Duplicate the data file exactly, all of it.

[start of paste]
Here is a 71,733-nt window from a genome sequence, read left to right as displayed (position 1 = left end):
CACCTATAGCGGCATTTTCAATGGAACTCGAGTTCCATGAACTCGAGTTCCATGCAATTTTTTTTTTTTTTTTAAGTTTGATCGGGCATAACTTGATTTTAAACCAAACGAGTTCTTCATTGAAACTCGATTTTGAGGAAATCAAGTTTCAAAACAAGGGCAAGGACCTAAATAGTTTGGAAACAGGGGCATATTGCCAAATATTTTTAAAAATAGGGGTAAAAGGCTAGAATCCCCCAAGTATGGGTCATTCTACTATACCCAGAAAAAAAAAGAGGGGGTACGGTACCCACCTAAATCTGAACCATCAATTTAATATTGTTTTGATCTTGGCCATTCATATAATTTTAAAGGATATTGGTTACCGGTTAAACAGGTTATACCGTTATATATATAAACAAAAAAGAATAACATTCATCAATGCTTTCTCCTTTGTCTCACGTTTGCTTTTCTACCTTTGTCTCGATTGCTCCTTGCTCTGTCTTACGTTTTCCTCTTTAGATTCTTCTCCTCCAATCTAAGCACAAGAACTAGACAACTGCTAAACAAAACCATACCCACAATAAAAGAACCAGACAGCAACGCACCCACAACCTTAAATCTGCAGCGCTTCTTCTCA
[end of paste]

Here is a 71,733-nt window from a genome sequence, read left to right as displayed (position 1 = left end):
CACCTATAGCGGCATTTTCAATGGAACTCGAGTTCCATGAACTCGAGTTCCATGCAATTTTTTTTTTTTTTTTAAGTTTGATCGGGCATAACTTGATTTTAAACCAAACGAGTTCTTCATTGAAACTCGATTTTGAGGAAATCAAGTTTCAAAACAAGGGCAAGGACCTAAATAGTTTGGAAACAGGGGCATATTGCCAAATATTTTTAAAAATAGGGGTAAAAGGCTAGAATCCCCCAAGTATGGGTCATTCTACTATACCCAGAAAAAAAAAGAGGGGGTACGGTACCCACCTAAATCTGAACCATCAATTTAATATTGTTTTGATCTTGGCCATTCATATAATTTTAAAGGATATTGGTTACCGGTTAAACAGGTTATACCGTTATATATATAAACAAAAAAGAATAACATTCATCAATGCTTTCTCCTTTGTCTCACGTTTGCTTTTCTACCTTTGTCTCGATTGCTCCTTGCTCTGTCTTACGTTTTCCTCTTTAGATTCTTCTCCTCCAATCTAAGCACAAGAACTAGACAACTGCTAAACAAAACCATACCCACAATAAAAGAACCAGACAGCAACGCACCCACAACCTTAAATCTGCAGCGCTTCTTCTCA